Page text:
I don’t often blog about politics, but in the decline of the UK exchequer and the shift of blame from the corporate greedy to the working needy has seen some fundamentally unfair and downright nasty pieces of legislation being progressed by our minority government.
The latest of these policies designed to help prop up the exchequer (which we all know is carrying enormous debt caused by bailing out the greedy and reckless, and is now being bullied by the same because of its debts) is the idea to cut council tax benefits by 10% and federate the blame away from central government to local.
For those of you who are not familiar with the UK taxation system (and I’m no expert), council tax is a local tax paid by residents according to the value of the homes they live in, and funds local amenities like refuse collection. However, some people in the UK are on sufficiently low incomes that they receive benefits to help them pay their share of this tax.
Let me re-iterate that: some people in the UK are so poor that they government steps in to help them pay their tax.
On the surface, you could assert that the government is currently doing a fine thing by helping those with few means, and that by reducing the council tax help it gives to some of its most needy citizens it would be doing them quite a disservice. That’s an easy argument to make, especially since the relatively few recipients of this benefit need all the help they can get.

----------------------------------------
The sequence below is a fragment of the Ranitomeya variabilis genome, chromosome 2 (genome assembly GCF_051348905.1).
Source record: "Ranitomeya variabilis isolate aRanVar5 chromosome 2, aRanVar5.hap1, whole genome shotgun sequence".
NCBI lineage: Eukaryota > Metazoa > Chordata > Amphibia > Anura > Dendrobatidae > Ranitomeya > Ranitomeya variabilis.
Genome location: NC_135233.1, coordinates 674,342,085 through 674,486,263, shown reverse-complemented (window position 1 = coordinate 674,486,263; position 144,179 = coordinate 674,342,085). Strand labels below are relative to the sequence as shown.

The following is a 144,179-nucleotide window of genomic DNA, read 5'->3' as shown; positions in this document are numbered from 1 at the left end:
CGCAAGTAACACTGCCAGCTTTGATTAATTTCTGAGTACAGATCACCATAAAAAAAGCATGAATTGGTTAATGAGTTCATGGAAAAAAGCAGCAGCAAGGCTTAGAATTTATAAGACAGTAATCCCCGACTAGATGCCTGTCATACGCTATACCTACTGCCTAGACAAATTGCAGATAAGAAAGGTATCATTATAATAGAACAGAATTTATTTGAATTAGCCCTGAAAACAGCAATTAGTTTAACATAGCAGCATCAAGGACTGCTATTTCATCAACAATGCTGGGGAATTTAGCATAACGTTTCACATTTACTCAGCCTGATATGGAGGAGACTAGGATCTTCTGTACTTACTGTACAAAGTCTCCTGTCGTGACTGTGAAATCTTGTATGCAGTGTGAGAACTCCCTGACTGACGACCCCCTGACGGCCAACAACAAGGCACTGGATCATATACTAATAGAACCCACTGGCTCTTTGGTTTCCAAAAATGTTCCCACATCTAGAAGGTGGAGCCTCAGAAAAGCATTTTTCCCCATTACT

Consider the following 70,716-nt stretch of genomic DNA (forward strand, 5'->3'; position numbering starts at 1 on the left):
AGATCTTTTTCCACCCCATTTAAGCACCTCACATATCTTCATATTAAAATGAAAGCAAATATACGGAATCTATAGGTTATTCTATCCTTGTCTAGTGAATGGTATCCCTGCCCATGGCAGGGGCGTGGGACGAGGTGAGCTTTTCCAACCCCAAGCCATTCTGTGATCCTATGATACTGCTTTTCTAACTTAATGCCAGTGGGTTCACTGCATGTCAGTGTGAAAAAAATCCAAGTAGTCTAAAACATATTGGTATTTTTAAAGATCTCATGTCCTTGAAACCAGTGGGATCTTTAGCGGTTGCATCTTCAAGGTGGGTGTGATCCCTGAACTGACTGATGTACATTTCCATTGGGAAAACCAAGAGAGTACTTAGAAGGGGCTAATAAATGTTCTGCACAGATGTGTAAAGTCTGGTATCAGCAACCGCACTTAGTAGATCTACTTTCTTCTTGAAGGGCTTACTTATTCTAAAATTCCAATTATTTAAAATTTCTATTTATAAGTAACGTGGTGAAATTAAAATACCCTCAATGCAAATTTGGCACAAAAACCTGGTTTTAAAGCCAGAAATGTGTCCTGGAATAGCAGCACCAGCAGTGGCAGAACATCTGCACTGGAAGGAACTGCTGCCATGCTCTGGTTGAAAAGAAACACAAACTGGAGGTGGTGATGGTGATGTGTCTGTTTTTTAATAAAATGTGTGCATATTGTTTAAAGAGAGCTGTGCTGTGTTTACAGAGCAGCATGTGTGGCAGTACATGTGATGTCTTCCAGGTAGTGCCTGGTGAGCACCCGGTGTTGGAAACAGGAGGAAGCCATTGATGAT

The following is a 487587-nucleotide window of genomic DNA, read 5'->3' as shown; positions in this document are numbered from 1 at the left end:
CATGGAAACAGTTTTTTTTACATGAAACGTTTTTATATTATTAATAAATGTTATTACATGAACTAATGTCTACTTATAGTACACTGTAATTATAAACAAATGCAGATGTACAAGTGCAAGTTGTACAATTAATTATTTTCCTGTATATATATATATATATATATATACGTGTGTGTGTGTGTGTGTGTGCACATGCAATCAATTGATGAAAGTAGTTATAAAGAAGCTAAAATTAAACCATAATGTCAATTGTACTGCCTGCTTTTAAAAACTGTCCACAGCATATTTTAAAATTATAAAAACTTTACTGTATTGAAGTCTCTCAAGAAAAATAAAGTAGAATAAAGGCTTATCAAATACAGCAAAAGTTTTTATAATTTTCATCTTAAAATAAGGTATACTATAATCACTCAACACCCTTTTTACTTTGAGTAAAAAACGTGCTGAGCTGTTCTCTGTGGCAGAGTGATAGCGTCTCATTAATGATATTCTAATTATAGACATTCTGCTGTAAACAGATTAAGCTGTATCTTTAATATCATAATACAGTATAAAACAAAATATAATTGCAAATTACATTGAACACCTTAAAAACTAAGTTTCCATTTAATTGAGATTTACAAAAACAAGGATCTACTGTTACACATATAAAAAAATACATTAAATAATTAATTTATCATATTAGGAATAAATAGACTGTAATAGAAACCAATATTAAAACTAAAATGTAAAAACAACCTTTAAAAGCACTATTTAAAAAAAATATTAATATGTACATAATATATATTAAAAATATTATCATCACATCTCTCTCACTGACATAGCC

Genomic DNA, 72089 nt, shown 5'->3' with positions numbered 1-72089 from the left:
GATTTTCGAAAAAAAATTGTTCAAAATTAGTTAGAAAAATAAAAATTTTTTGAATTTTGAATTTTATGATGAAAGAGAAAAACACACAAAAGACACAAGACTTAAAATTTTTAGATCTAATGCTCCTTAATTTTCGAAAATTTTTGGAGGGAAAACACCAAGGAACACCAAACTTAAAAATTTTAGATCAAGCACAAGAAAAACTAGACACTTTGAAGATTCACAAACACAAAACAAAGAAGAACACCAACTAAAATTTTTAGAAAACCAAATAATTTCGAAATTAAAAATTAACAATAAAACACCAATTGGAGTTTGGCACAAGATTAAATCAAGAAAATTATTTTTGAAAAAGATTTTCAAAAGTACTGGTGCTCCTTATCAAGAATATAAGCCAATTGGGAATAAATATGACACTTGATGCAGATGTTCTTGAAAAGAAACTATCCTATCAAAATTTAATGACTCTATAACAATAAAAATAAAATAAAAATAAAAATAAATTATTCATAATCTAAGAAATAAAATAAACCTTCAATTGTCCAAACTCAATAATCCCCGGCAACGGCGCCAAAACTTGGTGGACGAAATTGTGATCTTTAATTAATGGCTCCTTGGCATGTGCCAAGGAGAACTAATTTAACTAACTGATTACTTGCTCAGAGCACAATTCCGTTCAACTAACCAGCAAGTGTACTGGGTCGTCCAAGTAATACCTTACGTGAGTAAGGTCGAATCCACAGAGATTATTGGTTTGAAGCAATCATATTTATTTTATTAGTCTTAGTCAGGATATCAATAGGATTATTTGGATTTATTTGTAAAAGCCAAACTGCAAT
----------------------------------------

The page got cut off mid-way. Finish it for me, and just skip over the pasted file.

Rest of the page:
But the easy answer is not necessarily the right answer. I disagree with this benefit, not because I think it is unworthy, but because I think it places the burden in the wrong place. By subsidising a citizen’s tax obligations, the government is effectively subsidising employers and continuing to allow employment for far below a living wage (including the ability to meet the tax obligations that implies).
This is an outrageous situation where the government (on behalf of the citizens) subsidises corporations through beneficial corporate tax regimes, provides them with a stable and regulated market, educates and medicates their employees, and provides a relatively competent transport network to move their goods and services around. But by paying its own tax, the government is also effectively subsidising industry’s wage bill.
Governments shouldn’t be in the business of paying taxes to themselves. Governments should be in the business of provisioning services through taxes they collect. We must undo the moral and financial decay that has allowed business to free-ride from the tax payer and force them to pay a living wage and end this perversion where we subsidise the rich by using the working poor as a government-sponsored investment vehicle.
It’s time for business to pay their fair share.